Of course, the region’s most popular destination, Boracay, is more than ready for tourists. Aside from its world-famous beaches, its new Biking Tour brings visitors to other interesting spots on the island, and the very interesting Food Crawl lets tourists do a restaurant-hopping for a set menu, as each item has to be partaken of from different restaurants.  

There’s also Wellness Workation, where leisure time at the beach can go hand in hand with office work. In fact, I know of some hotels on the island offering a “Work From Paradise Package” where room rates include the use of office equipment, so guests can easily accomplish office tasks while enjoying themselves on the beach.

Shalimar Tamano, director for Region 7 (Cebu, Bohol, Negros Oriental, and Siquijor), bannered its faith-based tourism, made possible with the cooperation of the Agustinians and the Archdiocese of Cebu, the province being the origin of Christianity in the country. It also offers Gastronomy Tourism which highlights heirloom recipes for guests to savor.

The region’s Al Fresco Taste and Tour brings guests to beautifully designed open-air restaurants. And since the preference of tourists these days is the outdoors, the region has tapped sports organizers, making it easy for them to hold landmark events of any size. Of course, Region 7 is proud of its Dive Festival which showcases the beautiful dive spots of Moalboal, Malapascua, Lapu-Lapu City, and Panglao.

Karina Rosa Tiopes, director for Region 8 (Biliran, Leyte, Northern Samar, Samar, Eastern Samar, and Southern Leyte), announced that the region experienced an 82 percent decrease in tourist arrivals, which explains why only 28 percent of its accommodations have reopened so far. Nevertheless, being on the country’s eastern front where typhoons usually enter, and used to overcoming all sorts of challenges, the region is ready to bounce back and grab its share of domestic tourists.

Known as the ‘Crown Jewel of Leyte’ is this beautiful, musical note-shaped sandbar of Kalanggaman Island, where the sand is bone white and as fine as powder. (Photo courtesy of Kalanggaman Island - Leyte and Biliran Tour Packages/Facebook)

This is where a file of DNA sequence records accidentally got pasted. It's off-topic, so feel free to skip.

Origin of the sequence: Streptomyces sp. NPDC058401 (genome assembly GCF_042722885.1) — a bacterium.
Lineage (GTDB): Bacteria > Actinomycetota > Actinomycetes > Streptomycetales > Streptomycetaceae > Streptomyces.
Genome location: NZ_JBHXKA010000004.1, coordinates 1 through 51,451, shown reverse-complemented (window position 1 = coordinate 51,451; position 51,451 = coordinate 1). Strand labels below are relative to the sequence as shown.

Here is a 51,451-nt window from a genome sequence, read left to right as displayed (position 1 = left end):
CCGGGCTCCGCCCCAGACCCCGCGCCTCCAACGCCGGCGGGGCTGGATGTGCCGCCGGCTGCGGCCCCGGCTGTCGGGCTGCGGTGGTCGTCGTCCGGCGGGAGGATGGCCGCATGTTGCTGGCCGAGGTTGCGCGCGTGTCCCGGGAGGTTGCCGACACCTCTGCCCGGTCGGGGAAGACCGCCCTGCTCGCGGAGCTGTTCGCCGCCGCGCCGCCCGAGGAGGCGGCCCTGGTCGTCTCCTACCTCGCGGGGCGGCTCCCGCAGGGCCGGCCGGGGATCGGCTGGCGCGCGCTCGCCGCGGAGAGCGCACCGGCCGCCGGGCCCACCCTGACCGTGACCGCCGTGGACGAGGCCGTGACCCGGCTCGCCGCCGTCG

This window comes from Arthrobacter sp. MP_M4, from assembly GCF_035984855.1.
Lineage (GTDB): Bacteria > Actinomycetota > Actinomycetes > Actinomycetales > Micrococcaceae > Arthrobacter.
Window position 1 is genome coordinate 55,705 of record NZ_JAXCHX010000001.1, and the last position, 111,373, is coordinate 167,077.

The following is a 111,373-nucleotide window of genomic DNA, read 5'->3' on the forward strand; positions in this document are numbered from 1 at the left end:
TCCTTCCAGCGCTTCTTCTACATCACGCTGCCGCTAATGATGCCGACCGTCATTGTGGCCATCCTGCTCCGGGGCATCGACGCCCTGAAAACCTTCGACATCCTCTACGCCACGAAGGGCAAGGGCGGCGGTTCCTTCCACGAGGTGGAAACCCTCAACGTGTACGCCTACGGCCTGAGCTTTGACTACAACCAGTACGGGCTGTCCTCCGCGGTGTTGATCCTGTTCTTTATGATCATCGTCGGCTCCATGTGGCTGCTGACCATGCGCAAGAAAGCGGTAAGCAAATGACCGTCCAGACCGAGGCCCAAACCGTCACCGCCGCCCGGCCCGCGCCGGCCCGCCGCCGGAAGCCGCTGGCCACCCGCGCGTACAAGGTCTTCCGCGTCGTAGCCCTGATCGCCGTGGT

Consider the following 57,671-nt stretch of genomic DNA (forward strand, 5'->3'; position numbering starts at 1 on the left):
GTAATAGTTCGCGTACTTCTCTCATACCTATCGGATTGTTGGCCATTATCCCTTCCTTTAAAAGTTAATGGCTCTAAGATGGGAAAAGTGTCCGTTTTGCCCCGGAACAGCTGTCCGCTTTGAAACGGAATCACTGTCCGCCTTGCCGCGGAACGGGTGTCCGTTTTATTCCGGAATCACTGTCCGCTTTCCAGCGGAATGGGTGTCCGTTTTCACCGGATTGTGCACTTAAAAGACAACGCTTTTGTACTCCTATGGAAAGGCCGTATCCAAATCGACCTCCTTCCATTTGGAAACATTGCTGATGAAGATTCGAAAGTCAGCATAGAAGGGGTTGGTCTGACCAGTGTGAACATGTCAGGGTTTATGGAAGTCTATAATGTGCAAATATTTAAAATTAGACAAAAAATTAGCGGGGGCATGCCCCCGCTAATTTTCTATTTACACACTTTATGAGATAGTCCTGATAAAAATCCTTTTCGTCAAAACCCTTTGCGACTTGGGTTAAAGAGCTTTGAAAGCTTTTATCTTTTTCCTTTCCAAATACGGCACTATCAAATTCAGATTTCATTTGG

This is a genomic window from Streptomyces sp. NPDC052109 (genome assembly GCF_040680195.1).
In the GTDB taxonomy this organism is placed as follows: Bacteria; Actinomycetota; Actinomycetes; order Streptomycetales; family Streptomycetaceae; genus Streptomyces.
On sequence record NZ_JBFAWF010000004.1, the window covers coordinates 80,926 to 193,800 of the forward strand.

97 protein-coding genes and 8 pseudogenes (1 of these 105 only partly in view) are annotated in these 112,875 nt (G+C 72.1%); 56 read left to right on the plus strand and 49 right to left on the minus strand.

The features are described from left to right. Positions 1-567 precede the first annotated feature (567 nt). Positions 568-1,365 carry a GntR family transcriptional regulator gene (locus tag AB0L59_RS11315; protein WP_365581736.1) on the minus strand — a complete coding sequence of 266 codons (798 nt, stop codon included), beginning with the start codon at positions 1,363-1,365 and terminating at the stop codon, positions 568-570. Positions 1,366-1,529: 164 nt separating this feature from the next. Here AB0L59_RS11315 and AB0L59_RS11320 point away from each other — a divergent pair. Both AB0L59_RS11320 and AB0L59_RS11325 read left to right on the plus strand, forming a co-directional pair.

I am looking forward to my first visit to that “Crown Jewel of Leyte”, the beautiful, postcard-pretty Kalanggaman Island in Palompon, where, I am told, the sand is bone white and as fine as powder. Leyte also has its Bike Tour that can take guests all the way to San Juanico Strait, to marvel at that beautiful infrastructure that connects the province to Samar.  

Another tour worth taking is that which includes Leyte’s seven heritage stone churches and the historic Limasawa Island, where the first Roman Catholic Mass was celebrated when Magellan arrived. In Northern Samar, there’s the amazing Biri Island rock formations sculpted by waves through the centuries, and for a more sedate attraction, one can opt for the Secret Kitchens of Samar, a project that runs up to December this year, featuring the province’s culinary heritage and recipes long kept and treasured, ready to be experienced by the new generation.

All these and more are ready to enthrall tourists in Visayas, now that quarantine restrictions have eased up. Think of it this way – from among a multitude of destinations in the world, Magellan chose to land in Visayas. There must be something beautiful and interesting waiting for everyone there.  Wouldn’t you want to find out for yourself?


What do you call a bee that can’t make up its mind? A Maybe.

For feedback, I’m at [email protected]

Topics: Visayas , Tourism , Travel , Cebu , Boracay , Bohol , Leyte , Samar , Ferdinand Magellan
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Reopening: PH Economy on The Mend
Reopening: PH Economy on The Mend